COVID-19 and the access to information conundrum in AfricaPosted: 10 April, 2020 Filed under: Hlengiwe Dube | Tags: Access to Information, barriers, corona virus, COVID-19, data costs, Declaration of Principles on Freedom of Expression and Access to Information in Africa, digital divide, disabilities, flatten the curve, girls, indigenous communities, information accessibility, internet, internet access, internet taxation, lockdowns, Model Law on Access to Inofmration in Africa, nationwide crisis management, older persons, Open Government Partnership, pandemic, PWD, right to health, South Africa, women, Zimbabwe 1 Comment
Author: Hlengiwe Dube
Centre for Human Rights, University of Pretoria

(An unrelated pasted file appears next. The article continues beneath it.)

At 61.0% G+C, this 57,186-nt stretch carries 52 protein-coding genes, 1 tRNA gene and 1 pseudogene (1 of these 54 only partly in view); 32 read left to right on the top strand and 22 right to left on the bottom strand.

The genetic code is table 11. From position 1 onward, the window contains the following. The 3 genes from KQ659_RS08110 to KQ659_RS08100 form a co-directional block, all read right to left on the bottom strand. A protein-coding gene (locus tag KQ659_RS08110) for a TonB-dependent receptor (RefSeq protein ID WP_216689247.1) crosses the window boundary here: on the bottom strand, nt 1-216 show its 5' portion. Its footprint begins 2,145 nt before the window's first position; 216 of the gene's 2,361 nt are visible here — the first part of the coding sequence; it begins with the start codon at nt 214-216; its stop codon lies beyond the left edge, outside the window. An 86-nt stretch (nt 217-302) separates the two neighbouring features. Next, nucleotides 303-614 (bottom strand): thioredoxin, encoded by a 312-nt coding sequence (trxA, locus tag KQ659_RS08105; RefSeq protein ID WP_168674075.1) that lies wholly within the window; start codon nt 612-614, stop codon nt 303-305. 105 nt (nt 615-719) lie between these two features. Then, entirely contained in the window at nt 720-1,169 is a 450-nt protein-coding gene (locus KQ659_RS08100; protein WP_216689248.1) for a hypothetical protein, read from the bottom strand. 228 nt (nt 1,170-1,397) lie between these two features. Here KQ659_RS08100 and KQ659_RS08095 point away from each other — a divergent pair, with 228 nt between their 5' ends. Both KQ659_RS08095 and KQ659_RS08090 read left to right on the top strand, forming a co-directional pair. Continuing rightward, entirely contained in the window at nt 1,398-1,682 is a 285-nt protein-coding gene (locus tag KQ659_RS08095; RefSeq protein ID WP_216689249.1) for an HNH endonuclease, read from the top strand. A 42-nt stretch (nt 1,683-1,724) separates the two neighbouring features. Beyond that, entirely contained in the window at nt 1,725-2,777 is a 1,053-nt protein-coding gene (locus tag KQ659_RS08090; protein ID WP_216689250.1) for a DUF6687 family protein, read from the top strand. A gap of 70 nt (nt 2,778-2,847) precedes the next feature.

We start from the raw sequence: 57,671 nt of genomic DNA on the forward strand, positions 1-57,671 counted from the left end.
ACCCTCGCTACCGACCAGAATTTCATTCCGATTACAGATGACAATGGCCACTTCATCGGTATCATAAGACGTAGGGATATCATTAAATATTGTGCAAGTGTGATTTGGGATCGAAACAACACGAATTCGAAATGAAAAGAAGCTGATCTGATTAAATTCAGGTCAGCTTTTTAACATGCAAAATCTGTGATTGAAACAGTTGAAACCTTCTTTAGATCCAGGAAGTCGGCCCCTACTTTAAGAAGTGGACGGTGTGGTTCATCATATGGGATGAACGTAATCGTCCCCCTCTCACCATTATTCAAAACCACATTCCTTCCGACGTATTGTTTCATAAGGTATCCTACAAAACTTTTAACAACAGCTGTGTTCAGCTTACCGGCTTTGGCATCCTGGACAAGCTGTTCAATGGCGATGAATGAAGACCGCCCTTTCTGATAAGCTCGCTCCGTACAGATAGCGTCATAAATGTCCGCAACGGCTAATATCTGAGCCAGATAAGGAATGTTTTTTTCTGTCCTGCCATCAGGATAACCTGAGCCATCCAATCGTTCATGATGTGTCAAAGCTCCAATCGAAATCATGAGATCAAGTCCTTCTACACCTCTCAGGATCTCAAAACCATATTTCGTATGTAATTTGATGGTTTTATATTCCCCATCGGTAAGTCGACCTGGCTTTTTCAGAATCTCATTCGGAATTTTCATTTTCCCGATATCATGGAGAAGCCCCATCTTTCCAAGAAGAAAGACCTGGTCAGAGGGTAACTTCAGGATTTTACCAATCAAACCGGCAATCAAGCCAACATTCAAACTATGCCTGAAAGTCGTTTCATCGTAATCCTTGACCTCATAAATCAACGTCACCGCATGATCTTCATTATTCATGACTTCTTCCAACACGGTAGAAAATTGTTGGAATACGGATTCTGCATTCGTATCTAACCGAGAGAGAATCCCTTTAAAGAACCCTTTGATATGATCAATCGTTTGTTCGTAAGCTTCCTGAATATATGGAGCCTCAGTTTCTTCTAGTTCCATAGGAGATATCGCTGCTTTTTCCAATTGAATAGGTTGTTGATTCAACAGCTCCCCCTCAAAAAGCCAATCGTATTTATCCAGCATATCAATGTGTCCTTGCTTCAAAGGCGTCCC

As the world grapples with the deadly COVID-19 pandemic, the disease caused by the novel Corona-virus, Africa has not been spared. Although the rate of infection is still lower than the rest of the world, it is rising steadily. Governments across the world have initiated partial or nationwide crisis management measures including curfews, lockdowns, contact tracing, surveillance and testing to curb the spread of the virus, which has been coined as measures to ‘flatten the curve’. For these government-initiated emergency measures to be effective in curbing the spread of the virus, the public must comply with the government regulations. Access to information becomes very essential for the realisation of this objective and by extension other equally essential goals such as achieving the human right to health.